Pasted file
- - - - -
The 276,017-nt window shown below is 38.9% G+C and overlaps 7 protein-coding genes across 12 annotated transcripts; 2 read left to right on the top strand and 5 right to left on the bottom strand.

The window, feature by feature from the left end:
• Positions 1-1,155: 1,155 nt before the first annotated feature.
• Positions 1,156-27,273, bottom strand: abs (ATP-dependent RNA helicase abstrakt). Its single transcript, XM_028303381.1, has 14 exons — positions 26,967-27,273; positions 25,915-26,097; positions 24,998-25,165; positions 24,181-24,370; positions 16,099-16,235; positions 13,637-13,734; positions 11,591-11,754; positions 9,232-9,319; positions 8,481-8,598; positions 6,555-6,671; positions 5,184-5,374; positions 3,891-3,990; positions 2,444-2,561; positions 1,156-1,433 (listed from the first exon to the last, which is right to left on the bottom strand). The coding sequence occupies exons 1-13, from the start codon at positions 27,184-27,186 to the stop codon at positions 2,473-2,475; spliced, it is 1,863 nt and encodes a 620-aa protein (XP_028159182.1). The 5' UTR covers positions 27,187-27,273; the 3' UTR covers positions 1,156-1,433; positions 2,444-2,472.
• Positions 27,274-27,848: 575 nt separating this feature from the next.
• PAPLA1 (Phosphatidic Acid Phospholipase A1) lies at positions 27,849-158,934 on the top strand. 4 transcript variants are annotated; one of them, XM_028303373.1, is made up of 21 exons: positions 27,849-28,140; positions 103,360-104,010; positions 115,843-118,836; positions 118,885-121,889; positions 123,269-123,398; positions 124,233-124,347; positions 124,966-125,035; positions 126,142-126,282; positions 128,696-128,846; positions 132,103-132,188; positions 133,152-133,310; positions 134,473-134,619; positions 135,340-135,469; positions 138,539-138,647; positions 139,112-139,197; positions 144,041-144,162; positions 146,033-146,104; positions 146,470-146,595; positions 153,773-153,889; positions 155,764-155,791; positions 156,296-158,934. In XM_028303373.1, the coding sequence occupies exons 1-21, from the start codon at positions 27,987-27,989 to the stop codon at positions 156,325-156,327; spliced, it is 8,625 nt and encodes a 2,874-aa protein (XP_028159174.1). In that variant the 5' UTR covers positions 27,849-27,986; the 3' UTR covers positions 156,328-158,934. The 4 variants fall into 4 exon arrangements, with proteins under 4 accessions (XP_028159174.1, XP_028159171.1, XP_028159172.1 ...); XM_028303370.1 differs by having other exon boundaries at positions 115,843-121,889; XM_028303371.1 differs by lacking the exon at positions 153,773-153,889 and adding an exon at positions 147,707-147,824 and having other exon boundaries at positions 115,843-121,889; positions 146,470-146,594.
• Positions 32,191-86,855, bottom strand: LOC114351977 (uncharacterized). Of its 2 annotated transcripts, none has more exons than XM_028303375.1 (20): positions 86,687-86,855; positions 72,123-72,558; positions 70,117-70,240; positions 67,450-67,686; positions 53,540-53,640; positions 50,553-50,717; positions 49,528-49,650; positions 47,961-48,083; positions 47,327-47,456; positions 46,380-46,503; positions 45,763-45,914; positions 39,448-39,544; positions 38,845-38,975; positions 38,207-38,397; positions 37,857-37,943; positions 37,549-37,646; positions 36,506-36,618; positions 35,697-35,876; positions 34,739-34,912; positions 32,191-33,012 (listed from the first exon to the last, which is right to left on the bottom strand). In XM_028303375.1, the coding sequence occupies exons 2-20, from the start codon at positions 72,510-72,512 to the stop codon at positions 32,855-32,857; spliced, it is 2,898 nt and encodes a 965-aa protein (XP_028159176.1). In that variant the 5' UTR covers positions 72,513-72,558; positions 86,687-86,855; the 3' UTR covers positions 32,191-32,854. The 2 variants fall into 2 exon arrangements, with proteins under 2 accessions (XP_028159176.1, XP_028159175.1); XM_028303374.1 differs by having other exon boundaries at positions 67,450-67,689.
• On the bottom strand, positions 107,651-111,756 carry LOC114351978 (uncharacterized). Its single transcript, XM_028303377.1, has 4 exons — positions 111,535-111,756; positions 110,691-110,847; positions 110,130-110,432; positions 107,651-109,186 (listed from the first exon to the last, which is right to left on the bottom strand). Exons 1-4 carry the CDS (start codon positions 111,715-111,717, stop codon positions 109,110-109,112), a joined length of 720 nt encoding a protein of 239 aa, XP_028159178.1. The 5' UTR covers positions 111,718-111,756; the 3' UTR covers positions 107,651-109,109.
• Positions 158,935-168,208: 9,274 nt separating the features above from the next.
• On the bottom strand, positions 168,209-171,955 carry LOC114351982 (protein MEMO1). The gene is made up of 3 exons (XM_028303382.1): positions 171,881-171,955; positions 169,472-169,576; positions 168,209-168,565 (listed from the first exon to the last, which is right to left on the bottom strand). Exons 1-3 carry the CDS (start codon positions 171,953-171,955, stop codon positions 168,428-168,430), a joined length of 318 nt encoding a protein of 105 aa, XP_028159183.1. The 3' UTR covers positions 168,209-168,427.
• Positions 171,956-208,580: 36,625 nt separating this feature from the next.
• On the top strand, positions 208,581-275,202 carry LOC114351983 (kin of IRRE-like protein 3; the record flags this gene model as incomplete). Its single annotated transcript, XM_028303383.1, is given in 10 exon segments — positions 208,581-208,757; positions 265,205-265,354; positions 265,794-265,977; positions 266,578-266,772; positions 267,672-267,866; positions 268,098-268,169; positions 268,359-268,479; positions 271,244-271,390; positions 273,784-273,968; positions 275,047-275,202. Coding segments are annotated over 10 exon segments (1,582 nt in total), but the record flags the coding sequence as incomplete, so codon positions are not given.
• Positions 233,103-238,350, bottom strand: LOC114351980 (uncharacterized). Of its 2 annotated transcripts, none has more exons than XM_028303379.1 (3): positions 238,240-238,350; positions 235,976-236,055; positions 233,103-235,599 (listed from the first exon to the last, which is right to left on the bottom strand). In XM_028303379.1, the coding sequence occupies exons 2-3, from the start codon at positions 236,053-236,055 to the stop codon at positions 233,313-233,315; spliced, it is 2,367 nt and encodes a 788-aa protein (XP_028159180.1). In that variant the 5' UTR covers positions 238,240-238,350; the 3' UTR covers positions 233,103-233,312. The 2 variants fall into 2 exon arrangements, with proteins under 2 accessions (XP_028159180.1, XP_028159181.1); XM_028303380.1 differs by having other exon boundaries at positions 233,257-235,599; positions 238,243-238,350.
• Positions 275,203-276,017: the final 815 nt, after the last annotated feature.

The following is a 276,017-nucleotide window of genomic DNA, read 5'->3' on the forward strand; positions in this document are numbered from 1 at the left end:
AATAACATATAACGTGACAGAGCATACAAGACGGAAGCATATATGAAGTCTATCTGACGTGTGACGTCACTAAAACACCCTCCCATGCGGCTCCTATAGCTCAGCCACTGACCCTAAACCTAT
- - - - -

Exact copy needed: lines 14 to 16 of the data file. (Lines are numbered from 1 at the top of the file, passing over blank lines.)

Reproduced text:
• Positions 275,203-276,017: the final 815 nt, after the last annotated feature.

The following is a 276,017-nucleotide window of genomic DNA, read 5'->3' on the forward strand; positions in this document are numbered from 1 at the left end:
AATAACATATAACGTGACAGAGCATACAAGACGGAAGCATATATGAAGTCTATCTGACGTGTGACGTCACTAAAACACCCTCCCATGCGGCTCCTATAGCTCAGCCACTGACCCTAAACCTAT